Hawaii To Build A Revenue Producing Stadium In Oahu

Stadium proponents claim the project will produce 12,000 jobs.

Sometimes you wonder where business and political leaders find numbers that fit the narrative that building a stadium and or an arena is an economic generator that will create thousands of jobs. In Hawaii, there is a push to build a stadium near Honolulu to replace an old facility that used to house the National Football League’s Pro Bowl and the University of Hawaii football games. The stadium was the home to the World Football League’s Hawaiians in 1974. There will be a 35,000-seat stadium coming eventually and might be big enough for college football, some soccer league and rugby matches. The state of Hawaii will invest at least $350 million into the project which is set to begin with a groundbreaking ceremony in the fall of 2023. Private investors plan to sink $1.65 billion for what is being projected as a “stadium-village” project which will include 3,000 affordable housing units, a hotel with the usual retail and office space. Not far from the planned stadium are plenty of hotels and motels because people travel to vacation in Hawaii for beaches and surfing, not high school football. But the planned hotel is there for high school teams that might play in the facility. The National Football League is not returning to play a Pro Bowl in Hawaii although if local promoters come up with enough money, there could be an NFL preseason contest at the stadium.

There is one item about the planned stadium-village worth examining. The claim. The New Aloha Stadium Entertainment District is expected to provide over 12,000 full and part-time jobs to local residents, with an estimated personal earnings around $600 million. Where did the planners get the figure of 12,000 jobs? What kind of jobs will be created? Minimum wage positions or good paying jobs? Stadium-villages generally create low wage jobs.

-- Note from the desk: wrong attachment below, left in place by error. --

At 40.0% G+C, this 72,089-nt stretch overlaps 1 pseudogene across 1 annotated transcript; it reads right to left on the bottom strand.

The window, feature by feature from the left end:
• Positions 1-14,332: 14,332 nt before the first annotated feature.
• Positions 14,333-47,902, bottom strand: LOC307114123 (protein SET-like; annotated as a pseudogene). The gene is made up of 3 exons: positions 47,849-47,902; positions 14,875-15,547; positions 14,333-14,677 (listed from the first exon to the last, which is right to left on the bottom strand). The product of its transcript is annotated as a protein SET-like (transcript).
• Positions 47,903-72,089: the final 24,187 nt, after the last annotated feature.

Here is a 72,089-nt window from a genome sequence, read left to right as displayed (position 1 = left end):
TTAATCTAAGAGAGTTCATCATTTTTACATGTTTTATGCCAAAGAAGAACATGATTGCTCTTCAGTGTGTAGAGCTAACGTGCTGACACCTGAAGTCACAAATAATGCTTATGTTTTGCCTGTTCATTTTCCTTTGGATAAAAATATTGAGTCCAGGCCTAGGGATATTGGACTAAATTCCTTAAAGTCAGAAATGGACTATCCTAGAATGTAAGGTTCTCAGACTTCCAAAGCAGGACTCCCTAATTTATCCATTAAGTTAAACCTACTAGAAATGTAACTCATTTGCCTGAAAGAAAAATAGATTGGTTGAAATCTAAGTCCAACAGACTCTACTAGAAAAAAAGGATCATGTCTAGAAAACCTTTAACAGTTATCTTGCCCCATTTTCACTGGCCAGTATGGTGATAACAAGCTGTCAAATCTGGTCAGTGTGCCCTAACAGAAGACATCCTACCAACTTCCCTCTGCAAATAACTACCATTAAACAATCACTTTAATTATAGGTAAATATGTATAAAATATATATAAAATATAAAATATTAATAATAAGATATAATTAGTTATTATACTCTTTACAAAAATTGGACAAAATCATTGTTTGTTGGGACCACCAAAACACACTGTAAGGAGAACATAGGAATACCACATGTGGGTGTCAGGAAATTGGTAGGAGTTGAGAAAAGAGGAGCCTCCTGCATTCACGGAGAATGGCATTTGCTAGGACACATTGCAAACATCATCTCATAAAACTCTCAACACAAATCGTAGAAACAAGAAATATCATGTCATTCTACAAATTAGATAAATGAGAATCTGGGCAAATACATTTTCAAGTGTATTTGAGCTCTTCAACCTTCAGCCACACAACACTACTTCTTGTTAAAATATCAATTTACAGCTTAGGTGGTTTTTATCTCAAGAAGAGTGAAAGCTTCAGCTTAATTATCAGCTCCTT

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Diamond Head, an extinct volcanic crater, and high-rises are seen in Honolulu on Saturday, Jan. 13, 2018. A push alert that warned of an incoming ballistic missile to Hawaii and sent residents into a full-blown panic was a mistake, state emergency officials said. (AP Photo/Audrey McAvoy)
Jim Williams is the Washington Bureau Chief, Digital Director as well as the Director of Special Projects for Genesis Communications. He is starting his third year as part of the team. This is Williams 40th year in the media business, and in that time he has served in a number of capacities. He is a seven time Emmy Award winning television producer, director, writer and executive. He has developed four regional sports networks, directed over 2,000 live sporting events including basketball, football, baseball hockey, soccer and even polo to name a few sports. Major events include three Olympic Games, two World Cups, two World Series, six NBA Playoffs, four Stanley Cup Playoffs, four NCAA Men’s National Basketball Championship Tournaments (March Madness), two Super Bowl and over a dozen college bowl games. On the entertainment side Williams was involved s and directed over 500 concerts for Showtime, Pay Per View and MTV Networks.